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Sponsored content/native advertising

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sprclogoFoundations_mainEthical guidelines
In the last several years, commercial media have faced a new kind of paid content — “native advertising” or “sponsored content.” The goal with this content is to provide advertising in a way that mimics the look and style of news/editorial content instead of appearing as traditional advertising. This style of advertising has raised serious ethical issues and discussion.

Given the influx of this type of advertising and its spread into scholastic media, students should remember their obligation to keep their communities aware of what kind of content they are publishing. Communities need to know the type content they are exposed to so they can make informed and rational decisions.

Staff manual process
Student staffs should retain the right to publish or not publish  “native advertising” or “sponsored content” just like they would for any other advertising so long as the decision is viewpoint neutral.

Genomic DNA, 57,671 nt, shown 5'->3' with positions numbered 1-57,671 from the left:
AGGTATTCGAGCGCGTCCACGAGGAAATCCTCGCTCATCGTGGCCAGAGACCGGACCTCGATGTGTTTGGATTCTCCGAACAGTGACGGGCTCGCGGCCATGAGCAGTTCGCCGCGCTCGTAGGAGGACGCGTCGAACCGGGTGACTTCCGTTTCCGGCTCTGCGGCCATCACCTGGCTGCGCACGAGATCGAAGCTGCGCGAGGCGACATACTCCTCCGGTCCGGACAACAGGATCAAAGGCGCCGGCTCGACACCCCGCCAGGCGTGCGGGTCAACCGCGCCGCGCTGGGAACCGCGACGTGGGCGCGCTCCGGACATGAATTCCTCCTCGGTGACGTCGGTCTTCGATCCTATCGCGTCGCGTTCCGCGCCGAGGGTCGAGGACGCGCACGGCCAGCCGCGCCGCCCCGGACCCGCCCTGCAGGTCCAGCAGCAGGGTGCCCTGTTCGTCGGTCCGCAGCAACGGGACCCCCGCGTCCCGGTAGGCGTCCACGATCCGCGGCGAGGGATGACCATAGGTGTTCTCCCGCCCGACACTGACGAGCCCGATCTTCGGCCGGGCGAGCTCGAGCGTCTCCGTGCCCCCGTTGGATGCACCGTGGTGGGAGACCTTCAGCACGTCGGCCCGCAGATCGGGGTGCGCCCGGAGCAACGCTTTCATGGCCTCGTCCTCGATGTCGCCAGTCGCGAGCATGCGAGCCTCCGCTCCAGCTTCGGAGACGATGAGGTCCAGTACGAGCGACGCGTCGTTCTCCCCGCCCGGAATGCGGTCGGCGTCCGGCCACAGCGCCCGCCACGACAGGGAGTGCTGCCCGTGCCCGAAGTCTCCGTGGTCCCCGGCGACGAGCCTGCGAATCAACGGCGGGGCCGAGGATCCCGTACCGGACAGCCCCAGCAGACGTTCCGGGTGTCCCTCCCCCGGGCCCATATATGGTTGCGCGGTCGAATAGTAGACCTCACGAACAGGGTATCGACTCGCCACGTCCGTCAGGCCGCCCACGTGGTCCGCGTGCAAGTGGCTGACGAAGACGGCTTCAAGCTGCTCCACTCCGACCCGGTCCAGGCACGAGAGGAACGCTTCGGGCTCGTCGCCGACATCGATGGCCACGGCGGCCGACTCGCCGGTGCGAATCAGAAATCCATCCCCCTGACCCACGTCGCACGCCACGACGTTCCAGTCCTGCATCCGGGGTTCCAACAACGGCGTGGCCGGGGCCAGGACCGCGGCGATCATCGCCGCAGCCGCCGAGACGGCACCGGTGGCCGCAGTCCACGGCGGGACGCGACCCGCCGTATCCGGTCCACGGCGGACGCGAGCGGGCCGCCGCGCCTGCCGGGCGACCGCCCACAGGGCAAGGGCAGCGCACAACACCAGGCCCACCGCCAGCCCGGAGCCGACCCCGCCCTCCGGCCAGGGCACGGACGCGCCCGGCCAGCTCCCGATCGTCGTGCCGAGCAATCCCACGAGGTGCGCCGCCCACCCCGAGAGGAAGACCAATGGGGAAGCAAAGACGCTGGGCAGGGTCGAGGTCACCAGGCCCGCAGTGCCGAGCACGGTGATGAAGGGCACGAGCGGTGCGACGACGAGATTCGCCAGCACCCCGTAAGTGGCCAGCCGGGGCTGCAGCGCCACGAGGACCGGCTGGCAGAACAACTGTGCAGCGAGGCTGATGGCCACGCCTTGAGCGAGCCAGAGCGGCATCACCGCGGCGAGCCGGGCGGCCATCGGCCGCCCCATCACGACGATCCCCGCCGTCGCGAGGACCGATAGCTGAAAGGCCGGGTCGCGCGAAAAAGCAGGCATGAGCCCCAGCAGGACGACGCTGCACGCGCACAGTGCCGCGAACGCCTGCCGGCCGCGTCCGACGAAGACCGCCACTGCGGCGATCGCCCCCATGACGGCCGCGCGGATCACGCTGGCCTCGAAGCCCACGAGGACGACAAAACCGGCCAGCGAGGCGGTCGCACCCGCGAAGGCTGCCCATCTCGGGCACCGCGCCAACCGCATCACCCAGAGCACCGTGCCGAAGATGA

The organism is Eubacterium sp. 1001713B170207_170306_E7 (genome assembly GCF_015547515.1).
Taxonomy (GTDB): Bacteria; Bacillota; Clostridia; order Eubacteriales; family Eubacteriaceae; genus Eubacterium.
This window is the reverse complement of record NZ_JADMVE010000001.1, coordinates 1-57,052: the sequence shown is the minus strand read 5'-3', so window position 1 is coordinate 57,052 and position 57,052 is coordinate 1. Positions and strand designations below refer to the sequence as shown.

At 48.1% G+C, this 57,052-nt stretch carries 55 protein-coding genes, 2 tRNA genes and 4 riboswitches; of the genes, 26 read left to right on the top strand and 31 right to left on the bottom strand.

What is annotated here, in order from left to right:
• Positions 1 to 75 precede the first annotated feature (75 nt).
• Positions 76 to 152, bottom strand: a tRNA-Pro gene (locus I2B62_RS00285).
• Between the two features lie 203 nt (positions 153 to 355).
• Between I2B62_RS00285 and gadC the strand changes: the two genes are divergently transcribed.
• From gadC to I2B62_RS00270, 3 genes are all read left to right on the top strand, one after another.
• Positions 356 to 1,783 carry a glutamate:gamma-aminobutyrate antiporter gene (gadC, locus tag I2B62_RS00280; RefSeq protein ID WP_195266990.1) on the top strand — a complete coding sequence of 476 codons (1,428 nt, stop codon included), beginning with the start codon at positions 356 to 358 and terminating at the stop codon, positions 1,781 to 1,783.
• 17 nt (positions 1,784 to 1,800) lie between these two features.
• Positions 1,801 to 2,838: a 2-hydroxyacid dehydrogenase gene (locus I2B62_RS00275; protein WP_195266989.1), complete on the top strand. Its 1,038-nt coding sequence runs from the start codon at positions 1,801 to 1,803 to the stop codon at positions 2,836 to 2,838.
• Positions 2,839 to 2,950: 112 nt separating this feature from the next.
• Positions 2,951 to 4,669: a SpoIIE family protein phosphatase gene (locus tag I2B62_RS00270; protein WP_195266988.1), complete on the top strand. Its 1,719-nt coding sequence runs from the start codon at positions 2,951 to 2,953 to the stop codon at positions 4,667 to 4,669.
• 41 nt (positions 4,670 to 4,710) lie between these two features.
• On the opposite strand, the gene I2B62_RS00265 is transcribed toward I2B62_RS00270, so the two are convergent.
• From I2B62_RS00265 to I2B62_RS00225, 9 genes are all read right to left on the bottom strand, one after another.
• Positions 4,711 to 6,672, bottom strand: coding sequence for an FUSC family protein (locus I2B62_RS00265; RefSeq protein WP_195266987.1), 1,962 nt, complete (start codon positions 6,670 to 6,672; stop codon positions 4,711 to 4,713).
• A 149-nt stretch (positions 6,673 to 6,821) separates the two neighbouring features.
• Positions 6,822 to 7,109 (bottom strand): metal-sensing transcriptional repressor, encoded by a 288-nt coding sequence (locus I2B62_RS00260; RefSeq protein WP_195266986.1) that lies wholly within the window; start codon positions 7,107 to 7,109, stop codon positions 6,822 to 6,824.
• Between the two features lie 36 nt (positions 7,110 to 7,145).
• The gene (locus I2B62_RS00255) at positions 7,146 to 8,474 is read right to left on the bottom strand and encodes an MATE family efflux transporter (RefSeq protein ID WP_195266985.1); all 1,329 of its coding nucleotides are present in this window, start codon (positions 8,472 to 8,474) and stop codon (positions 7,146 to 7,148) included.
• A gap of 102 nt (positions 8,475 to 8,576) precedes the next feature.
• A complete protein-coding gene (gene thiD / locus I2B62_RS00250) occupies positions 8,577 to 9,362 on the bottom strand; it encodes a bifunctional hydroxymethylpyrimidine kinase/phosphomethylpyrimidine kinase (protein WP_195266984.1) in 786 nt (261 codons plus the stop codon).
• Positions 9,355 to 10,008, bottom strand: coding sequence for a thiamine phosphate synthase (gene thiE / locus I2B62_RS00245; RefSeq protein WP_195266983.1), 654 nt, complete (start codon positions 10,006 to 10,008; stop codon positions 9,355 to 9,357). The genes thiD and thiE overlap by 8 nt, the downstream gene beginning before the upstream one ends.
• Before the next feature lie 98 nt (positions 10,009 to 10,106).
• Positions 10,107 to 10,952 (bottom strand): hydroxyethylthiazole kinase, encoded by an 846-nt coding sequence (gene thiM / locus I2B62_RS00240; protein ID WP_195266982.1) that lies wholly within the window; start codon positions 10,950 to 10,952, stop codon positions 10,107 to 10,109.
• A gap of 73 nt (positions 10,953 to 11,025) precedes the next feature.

• If students decide to run such materials, they should develop a statement for that clearly explains what it is, why it is being presented and how audiences can expect it to appear. This should be included in each publishing.
  • Appearance guidelines could include such statements as:
    • Ads should run in a different font and point size from all other text.
    • Ads should be clearly labeled at the top of each article and/or the top of the page, indicating who paid for the ad.
    • Ads should include identification at the bottom of the piece explaining what paid content is and why it is being used.
    • If the material comes camera- or website-ready, then clear separation from other content is essential.

Resources:
Making Memories, One Lie at a Time (example of native ad), Slate Web magazine
New York Times Tones Down Labeling on Its Sponsored Posts, Advertising Age
Native Advertising Examples: 5 or the Best (and Worst), WordStream Online Advertising
The Native Advertising Playbook, Interactive Advertising Bureau
Audio: Sponsored Content, JEA Scholastic Press Rights Committee, Press Rights Minute
PR Giant Edelman Calls for Ethics in Sponsored Content, Forbes
FTC: Publishers Will Be Held Responsible for Misleading native Ads, Adexchanger.com

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